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Modified version of Harmony Arts Festival returns to West Vancouver waterfront

10-day festival subject to COVID-19 protocols as set by the provincial health officer
Latin jazz band Rumba Calzada performs on the opening night of the Harmony Arts Festival in 2019, the last time the annual event was held in West Vancouver. After a one-year COVID delay, the 10-day festival is returning from July 30 to Aug. 8, 2021.
After being cancelled last summer due to coronavirus concerns, the Harmony Arts Festival is returning for its better-late-than-never 30th anniversary.

The musical, culinary and performing arts extravaganza, usually an annual staple of the West Vancouver waterfront, was suspended along with all other major events and festivals last year.

Following the recent lifting of provincewide restrictions that had previously barred outdoor events and gatherings, event organizers worked quickly to make sure a modified and COVID-safe version of the festival could run starting this week, from July 30 to Aug. 8.

“We heard from the community that Harmony was really missed in 2020,” said Christie Rosta, cultural services manager for the District of West Vancouver. “It became super clear to us that even a modified Harmony Arts Festival will be extremely beneficial for the mental health and well-being of our community.”

While the 10-day festival will still be chock-a-block with artwork to see, music to hear and nibbles to munch on, organizers have had to adapt their usual programming compared to years past.

The festival usually takes place along the waterfront on Argyle Avenue, between 14th and 16th streets. But for 2021, the festival activities will centre around Millennium Park at the foot of 15th Street, according to Rosta.

“We’ll have our art market, which is always a festival favourite, but it will be occupying one block of Argyle Avenue instead of two blocks. We have daily and nightly musical performances, but just not as many as in the past,” said Rosta.

Around 35 musicians and groups are slated to perform during the festival, including Harmony veterans such as folk music band The Paperboys as well as the internationally-known musician Bobby Bruce, who performs as a Neil Diamond tribute artist.

“Of course we have Nearly Neil – he’s always a crowd favourite,” said Rosta.

Due to running a modified festival this year, visitors can expect a few new things as well.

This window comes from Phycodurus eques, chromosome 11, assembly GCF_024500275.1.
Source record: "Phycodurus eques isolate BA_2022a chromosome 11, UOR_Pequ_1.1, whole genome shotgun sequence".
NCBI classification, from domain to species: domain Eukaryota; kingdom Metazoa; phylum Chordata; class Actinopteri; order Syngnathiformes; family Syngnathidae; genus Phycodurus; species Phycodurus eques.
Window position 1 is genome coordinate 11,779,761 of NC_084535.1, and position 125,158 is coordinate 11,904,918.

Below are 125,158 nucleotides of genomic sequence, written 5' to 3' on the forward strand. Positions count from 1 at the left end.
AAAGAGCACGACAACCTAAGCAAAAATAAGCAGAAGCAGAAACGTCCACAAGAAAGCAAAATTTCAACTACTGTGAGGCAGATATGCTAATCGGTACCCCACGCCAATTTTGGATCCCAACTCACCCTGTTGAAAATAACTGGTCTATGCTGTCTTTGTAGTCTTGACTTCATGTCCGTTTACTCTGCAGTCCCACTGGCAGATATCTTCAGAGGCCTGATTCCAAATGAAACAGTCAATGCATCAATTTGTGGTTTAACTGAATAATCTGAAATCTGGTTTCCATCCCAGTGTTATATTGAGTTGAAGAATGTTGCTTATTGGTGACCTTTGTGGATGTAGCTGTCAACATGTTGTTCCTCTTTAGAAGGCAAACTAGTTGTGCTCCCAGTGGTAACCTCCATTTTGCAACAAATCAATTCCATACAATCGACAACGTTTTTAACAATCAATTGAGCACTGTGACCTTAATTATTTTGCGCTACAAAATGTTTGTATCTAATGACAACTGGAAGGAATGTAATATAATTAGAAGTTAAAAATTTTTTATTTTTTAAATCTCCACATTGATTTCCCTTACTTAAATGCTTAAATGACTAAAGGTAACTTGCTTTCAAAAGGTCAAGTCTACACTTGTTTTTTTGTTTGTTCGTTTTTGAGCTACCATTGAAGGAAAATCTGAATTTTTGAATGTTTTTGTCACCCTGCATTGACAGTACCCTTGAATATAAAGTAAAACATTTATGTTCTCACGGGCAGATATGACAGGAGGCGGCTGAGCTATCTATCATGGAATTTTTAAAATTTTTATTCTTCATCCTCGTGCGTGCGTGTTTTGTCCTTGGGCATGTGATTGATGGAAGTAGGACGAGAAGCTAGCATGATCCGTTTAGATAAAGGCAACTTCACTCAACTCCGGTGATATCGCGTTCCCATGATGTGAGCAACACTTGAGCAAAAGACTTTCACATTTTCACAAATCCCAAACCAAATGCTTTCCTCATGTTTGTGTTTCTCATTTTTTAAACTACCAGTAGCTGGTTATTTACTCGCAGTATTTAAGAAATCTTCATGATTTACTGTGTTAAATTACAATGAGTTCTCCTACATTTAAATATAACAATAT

For example, the Ambleside Dundarave Business Improvement Association has sponsored a floating stage along the Centennial Seawalk that will host four performing artists throughout the long weekend-leg of the festival, said Rosta.

And while the bulk of Harmony is free to attend, a ticketed dinner and comedy improv night ($60) is being hosted at the new “Cypress Pop-Up Village,” located at 3757 Cypress Bowl Rd., on July 31, Aug. 1, 6 and 7, she added.

And yes, for those wondering, while a licensed venue will be on-site at Millennium Park during the festival, concertgoers looking to crack a cold one they’ve brought themselves are welcome to do so in the beach area adjacent to the main stage, following West Van council’s recent booze-in-park pilot.

Several food trucks and restaurants, located at a beachside patio at Millennium Park, will also offer ample opportunity to chow down all festival long.

“We had no idea we’d be able to bring back as many Harmony events as we have,” said Rosta. “Everyone has been so amazing bringing this all together in about three weeks, the teamwork is heart-warming.”

COVID concerns

Even with British Columbia’s vaccination program in full swing, one of the biggest and most important challenges has been ensuring the festival is COVID-safe.

The District of West Vancouver is fully committed to following COVID-19 protocols as set by the provincial health officer for the duration of the festival, said Rosta.

Although there is no longer a mask mandate in B.C., festival organizers are recommending that all visitors wear a mask anyway, stay home if they are sick, sanitize their hands, and respect personal space.

The festival will be following enhanced cleaning and safety protocols, and sanitation stations will be available throughout the festival site, added Rosta.

“We will have tables and chairs spread out,” she said. “We’ll be posting Dr. Henry’s ‘Golden Rules’ and asking everyone to follow them. We’re recommending visitors wear masks, and we’ll have free masks available for people at the information booth.”

Following a year that’s lacked such eventful and colourful festivities, perhaps most important is managing the number of visitors at any time during the festival.

After being closed for 16 months, Richmond Night Market came under fire recently due to crowding concerns after thousands of people allegedly crammed into the market during its kick-off weekend.

“We’ll be monitoring the number of visitors at any one time,” said Rosta. “We’ll make any modifications we need to ensure that our community is safe.”

Also on July 30, an eight-week food and music festival is launching in North Vancouver’s Shipyards District.

On Sept. 25, the Shipyards Festival is also slated to return to Lower Lonsdale, with bands set to alternate on two stages set up in Shipbuilders Square and Shipyards Commons.